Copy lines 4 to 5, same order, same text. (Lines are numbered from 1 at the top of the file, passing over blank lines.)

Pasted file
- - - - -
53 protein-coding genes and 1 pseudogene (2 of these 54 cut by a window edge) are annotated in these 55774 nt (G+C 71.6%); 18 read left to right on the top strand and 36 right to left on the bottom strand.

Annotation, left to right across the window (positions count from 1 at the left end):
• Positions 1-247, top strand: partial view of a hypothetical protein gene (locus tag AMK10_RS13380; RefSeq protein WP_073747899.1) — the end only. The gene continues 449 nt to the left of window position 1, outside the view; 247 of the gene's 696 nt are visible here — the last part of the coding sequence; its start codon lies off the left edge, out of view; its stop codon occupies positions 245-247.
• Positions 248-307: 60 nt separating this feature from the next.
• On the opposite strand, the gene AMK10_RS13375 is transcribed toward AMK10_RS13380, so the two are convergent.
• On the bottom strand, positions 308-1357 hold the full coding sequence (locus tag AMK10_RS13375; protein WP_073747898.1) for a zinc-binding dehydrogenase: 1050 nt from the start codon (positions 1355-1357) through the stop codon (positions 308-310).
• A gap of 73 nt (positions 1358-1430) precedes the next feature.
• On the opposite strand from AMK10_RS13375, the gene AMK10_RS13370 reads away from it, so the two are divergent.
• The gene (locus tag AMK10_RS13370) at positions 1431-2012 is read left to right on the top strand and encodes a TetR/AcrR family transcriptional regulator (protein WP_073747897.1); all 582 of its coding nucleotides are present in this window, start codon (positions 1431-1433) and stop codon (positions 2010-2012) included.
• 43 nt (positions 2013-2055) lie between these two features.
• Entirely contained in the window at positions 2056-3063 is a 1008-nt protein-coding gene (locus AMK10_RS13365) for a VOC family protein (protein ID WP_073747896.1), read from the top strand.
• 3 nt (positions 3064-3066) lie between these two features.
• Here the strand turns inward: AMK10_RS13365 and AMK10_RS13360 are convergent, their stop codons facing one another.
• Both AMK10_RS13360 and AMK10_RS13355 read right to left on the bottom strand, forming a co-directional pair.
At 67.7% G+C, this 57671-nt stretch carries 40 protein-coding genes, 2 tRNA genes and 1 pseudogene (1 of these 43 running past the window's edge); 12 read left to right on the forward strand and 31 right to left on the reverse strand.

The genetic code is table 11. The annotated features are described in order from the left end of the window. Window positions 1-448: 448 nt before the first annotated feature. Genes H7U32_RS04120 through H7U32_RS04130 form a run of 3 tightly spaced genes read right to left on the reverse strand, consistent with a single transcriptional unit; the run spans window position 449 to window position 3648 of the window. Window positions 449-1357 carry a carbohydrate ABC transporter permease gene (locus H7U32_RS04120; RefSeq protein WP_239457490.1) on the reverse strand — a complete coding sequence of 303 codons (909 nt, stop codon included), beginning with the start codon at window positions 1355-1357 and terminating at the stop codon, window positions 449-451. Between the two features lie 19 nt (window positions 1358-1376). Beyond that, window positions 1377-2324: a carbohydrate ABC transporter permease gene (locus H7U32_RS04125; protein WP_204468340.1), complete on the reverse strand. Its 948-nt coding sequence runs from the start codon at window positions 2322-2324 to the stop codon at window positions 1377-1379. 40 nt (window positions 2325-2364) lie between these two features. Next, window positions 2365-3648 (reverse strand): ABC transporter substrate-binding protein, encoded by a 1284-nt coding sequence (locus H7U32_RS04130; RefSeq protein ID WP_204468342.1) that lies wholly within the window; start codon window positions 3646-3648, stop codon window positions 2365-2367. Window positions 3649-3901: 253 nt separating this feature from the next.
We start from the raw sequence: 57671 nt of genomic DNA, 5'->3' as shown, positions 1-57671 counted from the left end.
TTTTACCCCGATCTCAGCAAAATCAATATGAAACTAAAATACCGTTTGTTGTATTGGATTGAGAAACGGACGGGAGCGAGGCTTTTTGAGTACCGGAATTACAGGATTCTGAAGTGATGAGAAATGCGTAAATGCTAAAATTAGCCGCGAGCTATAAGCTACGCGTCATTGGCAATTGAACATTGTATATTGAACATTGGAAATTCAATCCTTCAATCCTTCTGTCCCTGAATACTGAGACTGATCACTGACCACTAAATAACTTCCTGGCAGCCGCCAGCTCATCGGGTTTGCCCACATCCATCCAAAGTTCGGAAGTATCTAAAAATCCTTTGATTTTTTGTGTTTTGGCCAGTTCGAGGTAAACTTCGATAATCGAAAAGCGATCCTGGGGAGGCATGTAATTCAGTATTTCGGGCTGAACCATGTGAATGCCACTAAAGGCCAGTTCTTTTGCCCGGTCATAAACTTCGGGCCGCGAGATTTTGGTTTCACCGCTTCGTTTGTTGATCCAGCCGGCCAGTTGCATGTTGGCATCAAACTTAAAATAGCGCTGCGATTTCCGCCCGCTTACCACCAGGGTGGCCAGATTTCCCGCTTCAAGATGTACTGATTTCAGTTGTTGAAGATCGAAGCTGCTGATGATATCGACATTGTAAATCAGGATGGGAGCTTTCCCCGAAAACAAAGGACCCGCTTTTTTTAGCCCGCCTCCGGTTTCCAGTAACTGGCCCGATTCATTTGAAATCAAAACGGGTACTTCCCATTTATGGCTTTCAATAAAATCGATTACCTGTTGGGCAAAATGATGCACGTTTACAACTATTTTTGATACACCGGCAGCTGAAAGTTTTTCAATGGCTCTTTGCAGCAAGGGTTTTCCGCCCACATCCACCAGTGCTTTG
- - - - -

• Positions 248-307: 60 nt separating this feature from the next.
• On the opposite strand, the gene AMK10_RS13375 is transcribed toward AMK10_RS13380, so the two are convergent.